In each of the samples, ethanol and 2-propanol were identified, which are probably residues from the extraction process [56].

3.9. SEM

Figure 4 shows SEM images of lyophilized microcapsules. As described earlier, the encapsulation efficiency was not very high (42.7–64.09%). This fact can be explained by the morphology of the microcapsules. The obtained powder was characterized by an irregular, very porous structure with a large surface area, suggesting that the core material was not completely covered. For this reason, oxygen availability can be high, causing oxidation of both the oil and the essential oil [51]. In addition, the highly porous surface of the microcapsules may make it easier for the essential oil to evaporate during storage. An increase in the concentration of polymers can make the wall of the microcapsule thicker, which can have a direct effect on the size of the resulting capsules [54]—in figures 12–15 it is clear that the microcapsules containing G:GA = 1:1 were smaller than those where the concentration of G:GA was 1:2 or 2:1.

4. Discussion

4.1. Evaluation of Coacervation Efficacy

Karagozlu [57], using a complex coacervation between gelatin and acacia, obtained a SY of about 26.66%. Hernandez-Nava [26] used G and GA as wall material (mixing ratio 2:1) and obtained an SY in the 72–88% range. These differences may be caused primarily by the difference in pH during the coacervation process and the difference in the selection of the drying method.
The most common method of encapsulating essential oils is spray drying with the use of various types of carriers—whey protein (WP), maltodextrin (MD), inulin (IN), gelatin, gum Arabic, various types of modified starches (MS), etc. The use of this method allows for encapsulation efficiencies at levels of 47.13% for WPI, 61.64% for WPI:MD, 48.14% for WPI:IN [12], 87.5–94.5% for G:GA (depending on the air temperature used at the inlet) [26] or even 98.87% for MD:MS [42]. The encapsulation efficiency for spray drying depends largely on the wall materials used, as is the case with complex coacervation. Here, however, the mixing ratio of the polymers is also important. It is well known that encapsulation efficiency increases with increasing polymer concentration, however, this is not the only factor affecting EE. The interactions between the polymers used and the amount of core material also play an important role, as shown by the results of our research. Manaf et al. [44] used simple and complex coacervation to encapsulate citronella EO. For simple coacervation they used GA (12,5% w/v), for complex coacervation they used G:GA (mixing ratio 1:1, 12,5% v/w), and in both cases they used 1% of core material. The encapsulation efficiencies of the system prepared in this way were 93.91% and 94.42%, respectively. The team did not use any method of drying the obtained coacervates, liquid forms were used for the research. Various concentrations of wall and core material were tested by Samakradhamrongthai et al. [45]. A complex coacervation with spray drying was performed between G and GA at pH = 4.0 with a mixing ratio of 1:1; 1:2, and 2:1. The results show that the lowest EE was obtained with a mixing ratio of 1:1 and a core material content of 10% (38.56%). The highest was obtained with a mixing ratio of 2:1 and a content of core material of 5% (95.15%). Much less research is available where lyophilization has been used to dry the coacervates. This method gives good results. Freeze drying of complex coacervates made between WPI and carbomethylcellulose (CMC), WPI and sodium alginate (SA) as well as WPI and chitosan (CH), has resulted in EE at the levels of 83.94%, 79.28% and 82.88%, respectively [19]. A complex coacervation with freeze drying has also been performed between G and GA [57]. The encapsulation efficiency reported was 64.31%. In our research, the encapsulation efficiency was similar to that obtained by Karagozlu et al. [57] and slightly lower compared with results obtained by Rojas-Moreno et al. [19] (max. 64.09%, min. 42.7%). To increase the efficiency of encapsulation, in our case, the amount of core material should probably be reduced (less than 10%) or the concentration of wall materials should be increased (more than 5%).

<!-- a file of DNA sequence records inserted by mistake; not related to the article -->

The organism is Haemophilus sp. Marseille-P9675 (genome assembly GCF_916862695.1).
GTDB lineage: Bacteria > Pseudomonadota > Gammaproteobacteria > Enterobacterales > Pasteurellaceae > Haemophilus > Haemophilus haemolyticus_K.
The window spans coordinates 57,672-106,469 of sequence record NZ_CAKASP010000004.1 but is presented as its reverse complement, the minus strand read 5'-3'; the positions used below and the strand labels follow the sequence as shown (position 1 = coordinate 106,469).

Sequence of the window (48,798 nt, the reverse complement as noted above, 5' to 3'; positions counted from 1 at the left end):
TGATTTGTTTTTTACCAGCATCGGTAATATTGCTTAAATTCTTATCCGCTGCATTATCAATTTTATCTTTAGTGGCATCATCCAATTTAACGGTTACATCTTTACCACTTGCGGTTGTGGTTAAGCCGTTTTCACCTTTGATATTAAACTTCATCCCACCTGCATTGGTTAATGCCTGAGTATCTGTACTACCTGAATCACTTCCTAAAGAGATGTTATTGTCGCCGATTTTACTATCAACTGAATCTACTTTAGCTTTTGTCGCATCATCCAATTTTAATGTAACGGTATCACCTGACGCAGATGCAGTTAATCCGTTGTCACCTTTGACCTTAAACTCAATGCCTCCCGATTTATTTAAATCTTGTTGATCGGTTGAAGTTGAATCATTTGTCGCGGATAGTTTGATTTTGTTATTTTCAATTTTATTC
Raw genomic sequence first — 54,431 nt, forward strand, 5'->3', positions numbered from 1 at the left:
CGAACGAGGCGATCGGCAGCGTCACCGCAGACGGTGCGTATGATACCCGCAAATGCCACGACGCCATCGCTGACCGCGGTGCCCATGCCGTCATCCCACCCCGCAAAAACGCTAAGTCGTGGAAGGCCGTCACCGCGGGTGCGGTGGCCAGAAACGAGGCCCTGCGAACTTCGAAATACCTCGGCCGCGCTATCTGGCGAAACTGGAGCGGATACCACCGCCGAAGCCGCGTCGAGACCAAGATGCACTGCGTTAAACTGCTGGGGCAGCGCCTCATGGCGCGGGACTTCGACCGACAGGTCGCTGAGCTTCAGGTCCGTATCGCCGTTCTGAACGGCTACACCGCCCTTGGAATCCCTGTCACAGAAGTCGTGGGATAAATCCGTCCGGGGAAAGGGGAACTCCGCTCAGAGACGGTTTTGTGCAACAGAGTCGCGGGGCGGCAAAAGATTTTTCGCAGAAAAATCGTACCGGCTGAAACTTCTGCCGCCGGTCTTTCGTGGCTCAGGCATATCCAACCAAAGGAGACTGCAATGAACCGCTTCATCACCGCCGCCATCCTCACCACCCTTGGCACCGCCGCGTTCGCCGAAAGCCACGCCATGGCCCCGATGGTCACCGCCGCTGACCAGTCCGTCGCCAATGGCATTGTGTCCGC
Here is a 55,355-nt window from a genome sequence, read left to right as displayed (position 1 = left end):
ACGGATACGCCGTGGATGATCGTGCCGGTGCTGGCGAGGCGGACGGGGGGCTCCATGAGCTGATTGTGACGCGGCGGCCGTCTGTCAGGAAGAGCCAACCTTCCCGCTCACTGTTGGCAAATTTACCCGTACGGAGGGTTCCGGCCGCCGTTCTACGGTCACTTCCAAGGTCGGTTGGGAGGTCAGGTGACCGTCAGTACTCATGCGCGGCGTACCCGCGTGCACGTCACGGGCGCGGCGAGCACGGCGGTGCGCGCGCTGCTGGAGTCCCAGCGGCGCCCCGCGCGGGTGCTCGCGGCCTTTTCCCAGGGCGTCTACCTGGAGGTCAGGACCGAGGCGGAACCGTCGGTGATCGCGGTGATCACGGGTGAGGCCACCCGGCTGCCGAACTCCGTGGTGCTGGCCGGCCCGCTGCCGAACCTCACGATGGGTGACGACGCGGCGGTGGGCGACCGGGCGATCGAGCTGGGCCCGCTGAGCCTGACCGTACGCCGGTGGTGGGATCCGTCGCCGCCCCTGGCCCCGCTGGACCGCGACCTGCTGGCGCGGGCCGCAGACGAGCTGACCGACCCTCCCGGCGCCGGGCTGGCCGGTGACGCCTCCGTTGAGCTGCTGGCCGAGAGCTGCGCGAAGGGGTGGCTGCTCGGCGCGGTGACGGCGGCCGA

4.2. Bulk density, Tapped Density, Carr Index (CI), and Hausner Ratio (HR)

Bulk and tapped density depend not only on composition of the wall material, but also on the drying method. The use of WPI:IN (3:1, 1:1, 1:3) as a wall material for rosemary EO encapsulation by spray drying (170 °C) resulted in powders with bulk densities of 0.20 g/cm3, 0.24 g/cm3, and 0.26 g/cm3, respectively. Tapped densities were slightly higher—0.30 g/cm3, 0.34 g/cm3, and 0.41 g/cm3, respectively [12]. On the other hand, Yekdane et al. [58], using spray drying (170 °C), microencapsulated pomegranate seed oil and reported that the bulk density, depending on the content of pomegranate juice in the wall material, ranged from 0.4 to 0.5 g/cm3. Hernandez-Nava et al. [26], used the complex coacervation with spray drying between G:GA and gelatin and chia mucilage (CM) to microencapsulate oregano EO. Depending on the spray drying parameters (160 °C or 180 °C), the bulk density in their study was in the range of G:GA 0.157–0.202 g/cm3 and 0.234–0.282 g/cm3 for G:CM. In contrast, the tapped density for G:GA was 0.314–0.404 g/cm3, and for G:CM 0.335–0.403 g/cm3. However, a low bulk density may indicate a high air content in the microcapsules, which in turn may favor the negative effect of lipid oxidation. The authors of [57], investigating the bulk density of freeze-dried coacervates (G:GA) containing oregano essential oil, indicated that the bulk density of the powders thus obtained was 0.527 g/cm3. In our case, the bulk density was lower, probably due to different solid content.